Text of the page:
Saturday, March 31, 2018

Paint Table Saturday: Back from Africa

I had hoped to have finished my Carthaginian war elephant crew by now but, unfortunately I had to work abroad for two weeks earlier this month and when I got back I had picked up a very nasty bug which has left me with a headache, sore throat and cough.  I have had it for over ten days now and it is very tiring.  Nothing to do, therefore but catch up on all the TV I recorded while I was away, including one of my favourites, Repair Shop, which the Old Bat declares is literally watching paint dry.  She claims I would be better off going upstairs to watch the paint dry on the bedroom walls as at least I would then get some exercise too.  I love Repair Shop, of course, because I have no ability to do anything with my hands but these people can do anything. 

Anyway, yesterday and this morning I have got the flesh tones down on my elephant crew, having assembled the figures yesterday.  I have even done the shading on the mahouts, or whatever Carthaginians called them.  The Punic language did survive the fall of Carthage and may have even hung on until the time of the Muslim conquest of North Africa but being a Semitic language, as well, it was likely absorbed at this time.  I am also working on the skin tones of a half dozen Perry Afghan tribesmen (as they share a similar palate) which I picked up at last year's Salute, This week I took delivery of a dozen mounted Afghans, which I will need for my force for The Men Who Would be Kings.  I need another eight, so will get three packs at Salute in two weeks time, hopefully.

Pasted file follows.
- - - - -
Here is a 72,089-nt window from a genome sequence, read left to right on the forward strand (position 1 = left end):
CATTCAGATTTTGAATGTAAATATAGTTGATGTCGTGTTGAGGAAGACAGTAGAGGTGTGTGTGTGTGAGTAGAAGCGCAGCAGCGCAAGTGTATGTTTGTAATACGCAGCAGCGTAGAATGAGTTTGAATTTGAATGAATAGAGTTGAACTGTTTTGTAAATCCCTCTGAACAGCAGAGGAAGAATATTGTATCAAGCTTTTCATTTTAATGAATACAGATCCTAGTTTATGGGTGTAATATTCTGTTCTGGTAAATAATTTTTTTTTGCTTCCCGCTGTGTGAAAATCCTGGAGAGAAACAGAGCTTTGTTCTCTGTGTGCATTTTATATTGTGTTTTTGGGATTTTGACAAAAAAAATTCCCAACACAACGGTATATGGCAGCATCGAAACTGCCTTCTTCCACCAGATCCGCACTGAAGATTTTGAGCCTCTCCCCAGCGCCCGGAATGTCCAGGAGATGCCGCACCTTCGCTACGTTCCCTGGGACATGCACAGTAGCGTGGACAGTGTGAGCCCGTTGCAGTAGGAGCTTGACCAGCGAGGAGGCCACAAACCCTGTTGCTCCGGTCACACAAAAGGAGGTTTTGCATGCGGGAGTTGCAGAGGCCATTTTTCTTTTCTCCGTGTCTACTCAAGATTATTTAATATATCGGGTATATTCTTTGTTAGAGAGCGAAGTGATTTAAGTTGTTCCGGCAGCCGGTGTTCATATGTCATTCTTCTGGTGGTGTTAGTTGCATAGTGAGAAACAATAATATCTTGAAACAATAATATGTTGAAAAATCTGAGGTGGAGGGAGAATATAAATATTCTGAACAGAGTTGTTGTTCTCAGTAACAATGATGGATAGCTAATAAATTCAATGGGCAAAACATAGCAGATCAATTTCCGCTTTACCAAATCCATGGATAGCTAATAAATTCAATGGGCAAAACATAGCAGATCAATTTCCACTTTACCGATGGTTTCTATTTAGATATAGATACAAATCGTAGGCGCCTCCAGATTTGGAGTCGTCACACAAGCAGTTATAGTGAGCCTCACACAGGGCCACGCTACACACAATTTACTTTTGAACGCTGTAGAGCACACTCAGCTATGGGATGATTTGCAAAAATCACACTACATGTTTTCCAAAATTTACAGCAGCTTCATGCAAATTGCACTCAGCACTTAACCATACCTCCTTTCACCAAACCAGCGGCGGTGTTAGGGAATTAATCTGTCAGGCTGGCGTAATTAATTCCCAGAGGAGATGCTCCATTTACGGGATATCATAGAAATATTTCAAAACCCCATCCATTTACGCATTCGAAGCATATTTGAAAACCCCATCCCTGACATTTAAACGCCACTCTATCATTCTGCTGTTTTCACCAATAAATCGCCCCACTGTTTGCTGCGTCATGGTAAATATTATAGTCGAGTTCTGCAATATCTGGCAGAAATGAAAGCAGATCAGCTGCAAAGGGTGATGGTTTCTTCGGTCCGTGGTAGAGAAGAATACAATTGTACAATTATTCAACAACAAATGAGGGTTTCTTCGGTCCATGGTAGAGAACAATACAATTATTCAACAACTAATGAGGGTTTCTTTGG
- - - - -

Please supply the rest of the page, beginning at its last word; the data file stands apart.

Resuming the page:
There was a flurry of emails between myself and Gaborone earlier in the month. We had just won a tender to do some government training in Botswana and the government there had fixed the dates without telling us.  'We'll have a briefing meeting here on Sunday' said our local man.  What?  This was Tuesday!  We tried to get them to delay a week but they couldn't.  Barely time to sort out my washing and ironing, get my Malaria tablets (you probably don't need them at this time of year but I wasn't risking it!) and finish my slides.  Off to the airport on Saturday afternoon.  Shockingly, on the last couple of BA flights I have taken, there have been lots of attractive young ladies working as cabin crew.  Where were all the camp men in dodgy short sleeved shirts?  Where were all the fifty something old boilers who appeared to have escaped from doctor's surgery reception?  'You want a drink, why?'  No, just lightly fragrant young women with amazingly complex hairstyles (do British Airways have new hair design clinics?) enhancing the whole flight.  Lovely.